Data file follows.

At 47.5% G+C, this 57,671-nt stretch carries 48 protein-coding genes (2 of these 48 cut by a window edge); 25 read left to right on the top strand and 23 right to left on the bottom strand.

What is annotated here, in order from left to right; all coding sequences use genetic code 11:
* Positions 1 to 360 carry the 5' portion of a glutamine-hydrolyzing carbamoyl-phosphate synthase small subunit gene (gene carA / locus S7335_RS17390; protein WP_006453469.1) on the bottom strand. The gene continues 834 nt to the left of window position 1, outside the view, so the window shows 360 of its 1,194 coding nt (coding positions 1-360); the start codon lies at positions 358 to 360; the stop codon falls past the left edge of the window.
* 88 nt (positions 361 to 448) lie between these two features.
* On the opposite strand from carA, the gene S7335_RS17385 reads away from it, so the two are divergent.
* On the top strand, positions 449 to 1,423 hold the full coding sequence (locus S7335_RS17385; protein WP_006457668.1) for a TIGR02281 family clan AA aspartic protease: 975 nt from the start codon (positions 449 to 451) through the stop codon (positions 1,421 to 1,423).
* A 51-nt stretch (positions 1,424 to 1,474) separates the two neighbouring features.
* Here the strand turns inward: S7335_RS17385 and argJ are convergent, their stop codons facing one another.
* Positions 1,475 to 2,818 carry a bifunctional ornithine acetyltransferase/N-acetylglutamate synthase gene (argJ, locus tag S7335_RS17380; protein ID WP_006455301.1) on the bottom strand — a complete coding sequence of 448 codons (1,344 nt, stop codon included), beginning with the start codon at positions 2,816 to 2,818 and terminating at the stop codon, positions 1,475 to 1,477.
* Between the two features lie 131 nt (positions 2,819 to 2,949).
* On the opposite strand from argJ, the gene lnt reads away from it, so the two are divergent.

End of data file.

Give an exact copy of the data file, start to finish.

At 47.5% G+C, this 57,671-nt stretch carries 48 protein-coding genes (2 of these 48 cut by a window edge); 25 read left to right on the top strand and 23 right to left on the bottom strand.

What is annotated here, in order from left to right; all coding sequences use genetic code 11:
* Positions 1 to 360 carry the 5' portion of a glutamine-hydrolyzing carbamoyl-phosphate synthase small subunit gene (gene carA / locus S7335_RS17390; protein WP_006453469.1) on the bottom strand. The gene continues 834 nt to the left of window position 1, outside the view, so the window shows 360 of its 1,194 coding nt (coding positions 1-360); the start codon lies at positions 358 to 360; the stop codon falls past the left edge of the window.
* 88 nt (positions 361 to 448) lie between these two features.
* On the opposite strand from carA, the gene S7335_RS17385 reads away from it, so the two are divergent.
* On the top strand, positions 449 to 1,423 hold the full coding sequence (locus S7335_RS17385; protein WP_006457668.1) for a TIGR02281 family clan AA aspartic protease: 975 nt from the start codon (positions 449 to 451) through the stop codon (positions 1,421 to 1,423).
* A 51-nt stretch (positions 1,424 to 1,474) separates the two neighbouring features.
* Here the strand turns inward: S7335_RS17385 and argJ are convergent, their stop codons facing one another.
* Positions 1,475 to 2,818 carry a bifunctional ornithine acetyltransferase/N-acetylglutamate synthase gene (argJ, locus tag S7335_RS17380; protein ID WP_006455301.1) on the bottom strand — a complete coding sequence of 448 codons (1,344 nt, stop codon included), beginning with the start codon at positions 2,816 to 2,818 and terminating at the stop codon, positions 1,475 to 1,477.
* Between the two features lie 131 nt (positions 2,819 to 2,949).
* On the opposite strand from argJ, the gene lnt reads away from it, so the two are divergent.